I can tell you that each designated VIP gets a whole cast of shadowers and spotters who must follow behind that at a designated pace, and they are not to wear perfume or anything that will compete with the star. I’m dying here because I can’t say more.
Tomorrow’s Pasha, but Thursday I’ll post what I can about the event and whether I wore a gown or a little black dress, which is the big issue right now.
Memoir workshop & gossip from my red carpet night.
Let me get right to the gossip from my work on the red carpet Tuesday night. It was a great great time, starting from the ride there, when Kenny and Kathy and I laughed for most of the way. We laughed about co-workers and bras and dandelion eaters and all the wonderful kinds of conversations that can get you in trouble if they’re ever repeated.
We all wore black (it was one of the rules we were given), and I wore a little black dress and not a pantsuit like Kathy because–as I explained to her–I have had a lifelong fear that I look like a boy. And more specifically, I’m afraid I look like Eddie Van Halen.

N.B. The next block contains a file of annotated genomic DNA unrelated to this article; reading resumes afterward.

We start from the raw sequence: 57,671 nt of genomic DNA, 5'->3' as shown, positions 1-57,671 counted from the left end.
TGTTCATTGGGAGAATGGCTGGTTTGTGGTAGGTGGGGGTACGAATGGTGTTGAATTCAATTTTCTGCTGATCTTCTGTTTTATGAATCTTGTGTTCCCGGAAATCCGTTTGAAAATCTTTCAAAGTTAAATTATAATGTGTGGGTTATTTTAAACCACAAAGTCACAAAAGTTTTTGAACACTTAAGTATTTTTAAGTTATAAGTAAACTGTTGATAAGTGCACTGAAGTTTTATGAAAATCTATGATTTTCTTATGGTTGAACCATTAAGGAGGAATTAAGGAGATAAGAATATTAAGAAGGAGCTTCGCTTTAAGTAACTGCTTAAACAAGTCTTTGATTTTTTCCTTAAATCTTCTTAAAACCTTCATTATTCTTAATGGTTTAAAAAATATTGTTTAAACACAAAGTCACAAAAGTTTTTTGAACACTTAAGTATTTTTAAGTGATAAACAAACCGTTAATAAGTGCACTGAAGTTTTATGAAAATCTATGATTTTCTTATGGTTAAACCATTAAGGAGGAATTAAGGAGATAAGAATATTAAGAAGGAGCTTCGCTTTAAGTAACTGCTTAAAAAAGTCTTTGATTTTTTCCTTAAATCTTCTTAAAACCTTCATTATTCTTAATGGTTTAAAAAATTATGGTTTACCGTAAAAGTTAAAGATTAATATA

When we got to the Hammerstein Ballroom, we helped put auction brochures and programs and pens at each seat. I meant to steal a pen but I forgot. I’m trying to be forthcoming here. While we put all of this stuff out, Taylor Dayne rehearsed on stage with Chic. Everyone was in jeans at that point and it was great and really loud.
Kenny thinks the woman on the right is the most beautiful woman in the world. I sighed. And he said, “Don’t worry, you’re the cutest boy.” Sigh again.
After that, my job was to stand at the doorway with the paparazzi and was told to decide which red carpet walkers should continue on to the press and photographers and which should be sent to the check-in table. Basically, they wanted to move as many people inside to the bar as quickly as possible. It’s kind of a delicate thing to let a VIP know they’re not VIP-enough to go to the photo area. The funniest part in all this is that I don’t watch TV or movies. I mean, I can spot superstar writers and robotics specialists a mile away, but I quickly buddied up to the photographers and had them tip me off.